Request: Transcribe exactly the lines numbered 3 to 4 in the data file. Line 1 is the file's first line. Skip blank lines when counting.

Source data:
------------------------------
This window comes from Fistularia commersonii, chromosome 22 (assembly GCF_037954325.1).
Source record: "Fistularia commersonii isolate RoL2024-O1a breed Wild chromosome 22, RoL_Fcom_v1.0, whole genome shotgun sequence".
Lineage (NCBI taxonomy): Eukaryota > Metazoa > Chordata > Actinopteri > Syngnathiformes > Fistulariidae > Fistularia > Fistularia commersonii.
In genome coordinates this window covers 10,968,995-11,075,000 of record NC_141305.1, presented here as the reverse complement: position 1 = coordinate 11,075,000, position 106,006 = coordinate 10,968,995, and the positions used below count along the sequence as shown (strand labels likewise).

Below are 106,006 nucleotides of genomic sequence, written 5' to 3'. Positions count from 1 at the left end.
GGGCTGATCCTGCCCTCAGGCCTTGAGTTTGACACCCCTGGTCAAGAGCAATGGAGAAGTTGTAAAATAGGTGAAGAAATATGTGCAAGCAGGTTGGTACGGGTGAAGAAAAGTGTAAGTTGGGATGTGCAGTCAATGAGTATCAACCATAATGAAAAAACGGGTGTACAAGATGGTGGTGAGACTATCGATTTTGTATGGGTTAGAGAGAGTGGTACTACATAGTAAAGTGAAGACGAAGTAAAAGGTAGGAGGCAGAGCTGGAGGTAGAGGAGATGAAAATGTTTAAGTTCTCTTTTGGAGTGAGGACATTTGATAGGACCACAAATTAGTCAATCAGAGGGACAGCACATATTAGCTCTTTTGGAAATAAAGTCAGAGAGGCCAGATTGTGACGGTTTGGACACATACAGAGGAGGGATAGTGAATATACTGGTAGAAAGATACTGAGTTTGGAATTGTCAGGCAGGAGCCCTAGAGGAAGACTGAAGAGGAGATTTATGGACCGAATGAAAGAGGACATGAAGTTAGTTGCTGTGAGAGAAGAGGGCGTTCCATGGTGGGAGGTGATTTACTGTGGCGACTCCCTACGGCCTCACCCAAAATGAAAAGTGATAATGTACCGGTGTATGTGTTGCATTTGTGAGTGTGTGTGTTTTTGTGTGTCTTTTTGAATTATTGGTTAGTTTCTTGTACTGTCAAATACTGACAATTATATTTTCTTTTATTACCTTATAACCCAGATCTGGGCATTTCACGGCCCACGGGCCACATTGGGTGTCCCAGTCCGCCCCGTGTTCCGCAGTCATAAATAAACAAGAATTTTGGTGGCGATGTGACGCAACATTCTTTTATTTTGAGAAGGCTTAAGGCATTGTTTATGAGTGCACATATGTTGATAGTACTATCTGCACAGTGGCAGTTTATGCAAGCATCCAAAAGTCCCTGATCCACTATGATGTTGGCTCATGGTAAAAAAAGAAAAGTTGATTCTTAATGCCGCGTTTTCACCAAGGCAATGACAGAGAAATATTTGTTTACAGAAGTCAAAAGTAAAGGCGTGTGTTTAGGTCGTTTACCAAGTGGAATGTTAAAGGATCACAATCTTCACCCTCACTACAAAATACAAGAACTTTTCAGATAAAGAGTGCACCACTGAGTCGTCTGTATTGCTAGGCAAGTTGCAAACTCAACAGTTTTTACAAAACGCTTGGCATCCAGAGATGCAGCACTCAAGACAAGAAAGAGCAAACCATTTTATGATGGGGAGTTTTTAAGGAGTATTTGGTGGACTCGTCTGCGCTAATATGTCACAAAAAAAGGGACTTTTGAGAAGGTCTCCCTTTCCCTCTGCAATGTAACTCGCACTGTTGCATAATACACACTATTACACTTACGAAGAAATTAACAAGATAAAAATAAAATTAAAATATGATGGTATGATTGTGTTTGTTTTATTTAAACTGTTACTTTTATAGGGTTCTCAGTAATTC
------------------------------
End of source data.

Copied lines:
Lineage (NCBI taxonomy): Eukaryota > Metazoa > Chordata > Actinopteri > Syngnathiformes > Fistulariidae > Fistularia > Fistularia commersonii.
In genome coordinates this window covers 10,968,995-11,075,000 of record NC_141305.1, presented here as the reverse complement: position 1 = coordinate 11,075,000, position 106,006 = coordinate 10,968,995, and the positions used below count along the sequence as shown (strand labels likewise).